decent article [theroyalgazette.com] on the subject.

      It's not about outsourcing jobs so much as tax sheltering.
    • by pavon (30274) on Thursday October 28, 2004 @01:02AM (#10650542)
      Basically, the current tax laws for American companies operating overseas is a mess, and does have loopholes. The way I understand it,

      * Companies do not have to pay US taxes on foriegn operations, until (unless) they bring it back to the US.

      * If you pay taxes in another country and the US you can get deductions on your US taxes to account for this double taxation.

      These two individually are not that bad, but thanks to the complexity of the tax code and fancy book-work a company can take advantage of both simultaneously. Ie they pay taxes only in the foreign country on their foreign operations, but at the same time, they get deductions in their US taxes, even though there is no double taxation. So essentially the US tax payer is paying part of their foreign taxes for them. This is what Kerry means when he says he want to close loop holes that force you to subsidize the outsourcing that is taking your job.

      He plans to simplify the tax code, which as you said would bring in some revenue, and use that to decrease the overall corporate tax rate. It would also illiminate the relative penalty on bringing money back into the country, verses keeping it (and thus investing it) abroad. I can't find the document I read that explained this plan well - both the bullet point, and detail plans currently on the John Kerry site are fairly vague.
  • by Kenshin (43036) <kenshinNO@SPAMlunarworks.ca> on Thursday October 28, 2004 @12:20AM (#10650224) Homepage
    Candidate John Kerry has said he will close the tax loophole that makes it advantageous to outsource call centers.

    Good thing there's only Call Centres in Canada, then. (Spelling loophole?)
  • by Ars-Fartsica (166957) on Thursday October 28, 2004 @12:21AM (#10650237)
    The US has two free trade agreements with Canada, so get used to finding out what agreements Canada has with other nations..they will quickly become agreements with the US by transitivity.

    Also please remember that the US has spent the last twenty five years literally ramming free trade down the world's collective throat (admittedly, an effort made on behalf of the financial elite, not workers).

    • by Brandybuck (704397) on Thursday October 28, 2004 @01:24AM (#10650669) Homepage Journal
      Except for the fact that what politicians call "free trade" isn't free at all. These are micromanaged trade agreements running hundreds or thousands of pages long.

      Like "deregulation" and "privatize", the term has been twisted by the politicians to prevent the public from ever wanting it. It's orwellian language redefining in action.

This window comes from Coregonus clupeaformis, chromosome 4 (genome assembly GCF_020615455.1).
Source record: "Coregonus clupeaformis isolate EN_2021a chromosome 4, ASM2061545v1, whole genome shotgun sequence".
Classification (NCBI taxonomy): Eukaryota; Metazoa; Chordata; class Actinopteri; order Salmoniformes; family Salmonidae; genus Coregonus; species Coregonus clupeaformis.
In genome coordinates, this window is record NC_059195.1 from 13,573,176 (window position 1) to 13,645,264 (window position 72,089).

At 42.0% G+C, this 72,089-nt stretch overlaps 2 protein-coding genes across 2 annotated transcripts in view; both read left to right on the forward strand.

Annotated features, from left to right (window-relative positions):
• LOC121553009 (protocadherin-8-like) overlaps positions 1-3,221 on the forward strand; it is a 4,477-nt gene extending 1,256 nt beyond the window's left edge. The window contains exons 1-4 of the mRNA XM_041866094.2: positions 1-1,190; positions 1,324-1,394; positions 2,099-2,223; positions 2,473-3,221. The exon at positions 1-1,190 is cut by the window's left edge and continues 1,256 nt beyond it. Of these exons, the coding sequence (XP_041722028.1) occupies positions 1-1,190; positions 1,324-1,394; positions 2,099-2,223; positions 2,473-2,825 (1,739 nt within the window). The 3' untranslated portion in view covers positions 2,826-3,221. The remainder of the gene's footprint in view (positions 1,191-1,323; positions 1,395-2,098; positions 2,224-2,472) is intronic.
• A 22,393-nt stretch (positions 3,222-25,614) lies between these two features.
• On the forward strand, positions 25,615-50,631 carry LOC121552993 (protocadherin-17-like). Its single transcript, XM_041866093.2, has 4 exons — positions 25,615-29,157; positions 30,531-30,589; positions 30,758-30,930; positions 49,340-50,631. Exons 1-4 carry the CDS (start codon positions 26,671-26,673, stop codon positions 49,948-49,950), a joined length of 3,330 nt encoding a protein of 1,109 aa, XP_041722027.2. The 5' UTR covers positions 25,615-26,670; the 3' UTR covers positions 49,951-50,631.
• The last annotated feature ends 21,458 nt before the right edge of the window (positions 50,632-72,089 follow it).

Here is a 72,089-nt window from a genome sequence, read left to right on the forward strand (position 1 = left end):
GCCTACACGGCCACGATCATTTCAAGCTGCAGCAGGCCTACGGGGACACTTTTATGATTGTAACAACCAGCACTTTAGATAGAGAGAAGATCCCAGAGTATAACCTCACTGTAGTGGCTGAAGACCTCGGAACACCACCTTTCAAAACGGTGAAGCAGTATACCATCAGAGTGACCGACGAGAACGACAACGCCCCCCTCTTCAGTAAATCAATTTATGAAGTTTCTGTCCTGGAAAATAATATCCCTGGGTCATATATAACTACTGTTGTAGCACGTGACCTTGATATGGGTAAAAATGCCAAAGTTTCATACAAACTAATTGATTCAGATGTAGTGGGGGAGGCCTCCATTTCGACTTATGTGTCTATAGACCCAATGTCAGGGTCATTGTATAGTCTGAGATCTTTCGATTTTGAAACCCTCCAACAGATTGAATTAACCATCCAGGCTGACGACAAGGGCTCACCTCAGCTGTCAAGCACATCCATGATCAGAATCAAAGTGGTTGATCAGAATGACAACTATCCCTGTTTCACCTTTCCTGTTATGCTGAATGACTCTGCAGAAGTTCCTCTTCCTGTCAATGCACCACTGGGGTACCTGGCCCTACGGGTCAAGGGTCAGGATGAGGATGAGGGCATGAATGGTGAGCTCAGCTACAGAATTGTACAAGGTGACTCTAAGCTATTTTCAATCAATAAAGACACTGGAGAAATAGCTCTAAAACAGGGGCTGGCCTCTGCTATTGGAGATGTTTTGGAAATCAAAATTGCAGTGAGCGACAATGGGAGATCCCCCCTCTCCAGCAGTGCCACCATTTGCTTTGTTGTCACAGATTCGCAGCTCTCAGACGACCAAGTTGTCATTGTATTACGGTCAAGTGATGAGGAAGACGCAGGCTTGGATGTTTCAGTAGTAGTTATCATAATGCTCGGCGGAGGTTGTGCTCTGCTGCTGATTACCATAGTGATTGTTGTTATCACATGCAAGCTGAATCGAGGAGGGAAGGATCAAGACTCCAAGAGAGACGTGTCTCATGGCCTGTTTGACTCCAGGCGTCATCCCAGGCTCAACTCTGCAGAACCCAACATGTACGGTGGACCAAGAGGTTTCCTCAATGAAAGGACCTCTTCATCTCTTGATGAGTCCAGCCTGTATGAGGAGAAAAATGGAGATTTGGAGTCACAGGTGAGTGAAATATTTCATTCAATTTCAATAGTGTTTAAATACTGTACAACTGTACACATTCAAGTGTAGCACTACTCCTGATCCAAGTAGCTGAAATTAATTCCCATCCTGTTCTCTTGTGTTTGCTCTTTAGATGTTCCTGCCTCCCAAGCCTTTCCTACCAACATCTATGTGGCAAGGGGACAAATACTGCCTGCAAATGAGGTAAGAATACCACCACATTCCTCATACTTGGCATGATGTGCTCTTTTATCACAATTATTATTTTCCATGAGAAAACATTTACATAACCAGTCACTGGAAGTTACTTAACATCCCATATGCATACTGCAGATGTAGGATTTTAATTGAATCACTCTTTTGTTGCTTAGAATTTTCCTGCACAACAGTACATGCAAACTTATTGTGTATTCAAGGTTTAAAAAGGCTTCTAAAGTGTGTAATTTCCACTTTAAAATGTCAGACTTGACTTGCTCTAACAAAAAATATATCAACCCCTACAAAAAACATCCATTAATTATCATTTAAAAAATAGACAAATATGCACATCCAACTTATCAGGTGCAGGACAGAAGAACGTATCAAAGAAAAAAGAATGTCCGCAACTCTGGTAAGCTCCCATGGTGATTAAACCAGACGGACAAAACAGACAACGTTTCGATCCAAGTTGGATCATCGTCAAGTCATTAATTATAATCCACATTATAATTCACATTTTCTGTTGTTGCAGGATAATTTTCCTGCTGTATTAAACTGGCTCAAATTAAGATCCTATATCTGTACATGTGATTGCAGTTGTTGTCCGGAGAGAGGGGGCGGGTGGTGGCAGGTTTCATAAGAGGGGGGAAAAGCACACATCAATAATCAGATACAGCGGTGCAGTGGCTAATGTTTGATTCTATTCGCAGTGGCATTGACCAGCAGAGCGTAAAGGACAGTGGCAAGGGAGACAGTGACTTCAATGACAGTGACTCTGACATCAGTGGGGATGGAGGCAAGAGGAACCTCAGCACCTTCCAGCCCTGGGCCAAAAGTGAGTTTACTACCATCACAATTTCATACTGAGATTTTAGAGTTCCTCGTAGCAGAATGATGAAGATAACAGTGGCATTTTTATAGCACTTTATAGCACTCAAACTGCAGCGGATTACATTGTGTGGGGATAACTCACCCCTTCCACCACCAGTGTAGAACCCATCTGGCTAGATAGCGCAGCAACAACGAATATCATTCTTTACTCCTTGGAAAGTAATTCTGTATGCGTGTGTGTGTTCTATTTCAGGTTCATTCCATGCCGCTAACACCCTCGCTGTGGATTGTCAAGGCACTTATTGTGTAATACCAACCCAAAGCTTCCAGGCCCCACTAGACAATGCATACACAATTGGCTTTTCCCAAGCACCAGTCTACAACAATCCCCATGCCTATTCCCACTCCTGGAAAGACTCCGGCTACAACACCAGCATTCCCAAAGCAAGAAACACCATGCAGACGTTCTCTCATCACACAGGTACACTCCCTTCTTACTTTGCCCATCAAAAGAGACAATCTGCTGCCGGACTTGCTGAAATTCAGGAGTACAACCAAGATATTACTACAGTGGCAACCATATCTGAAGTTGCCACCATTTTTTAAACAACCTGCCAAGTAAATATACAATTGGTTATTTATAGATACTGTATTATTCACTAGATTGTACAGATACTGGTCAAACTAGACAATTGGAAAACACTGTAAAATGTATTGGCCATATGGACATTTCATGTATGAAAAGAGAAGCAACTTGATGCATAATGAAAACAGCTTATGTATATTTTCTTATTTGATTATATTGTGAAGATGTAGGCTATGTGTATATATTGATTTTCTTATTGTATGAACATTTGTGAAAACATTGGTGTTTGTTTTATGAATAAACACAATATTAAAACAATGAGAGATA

• The article only explains half the story. This is actually worse, and I had been expecting it for somtimes.

      This is how Canada is a backdoor to the US:
      You'd think that because Canadians are cheaper (slightly) that they are using Canadians to do Americans jobs.

      Having lived there, I can say that nope, this isn't how it works at all, its worse than that!

      Here is what they are doing: (basically, they are moving the Indians to Canada, to outsource them on US projects, because it is easier to get an Indian to Ca
      • maybe we are just expecting to be over paid. Why would Indians in canada get paid less than Canadians? They both have to pay the same for their stuff. Just because you arn't willing to work that cheap doesn't mean someone else shouldn't be able to.
        Personaly, I like having cheap tech support workers because even if they don't know much more, they are still better than talking to a computer. And, they can pass me up to somone who doesn't need a script if the script won't solve my problem.
        Not to mention th
      • Canada has a very lax foreigner friendly and immigration policy. Especially if companies go waving around money about 'investing in Canada', the Canadian govt. will buy into it, because they (think) that this will create Canadian jobs rather than destroy them.

        What are you smoking? Yes, Canada is friendlier and the way to get a Work Permit is a lot easier than doing this in the US, but "easier" doesn't mean they just roll over.

        I am currently sitting here for almost 2 months waiting for my new Work Permit

  • Exchange rates (Score:2, Interesting)

    by Colin Smith (2679)
    Far more important. The dollar is weakening, Americans are getting cheaper.

    HTH

    Not that I think Bush has a clue what he's doing. A one trick pony who isn't even very good at that trick.

  • but you can always move there and outsource them http://www.kaminternational.com/main.asp [kaminternational.com]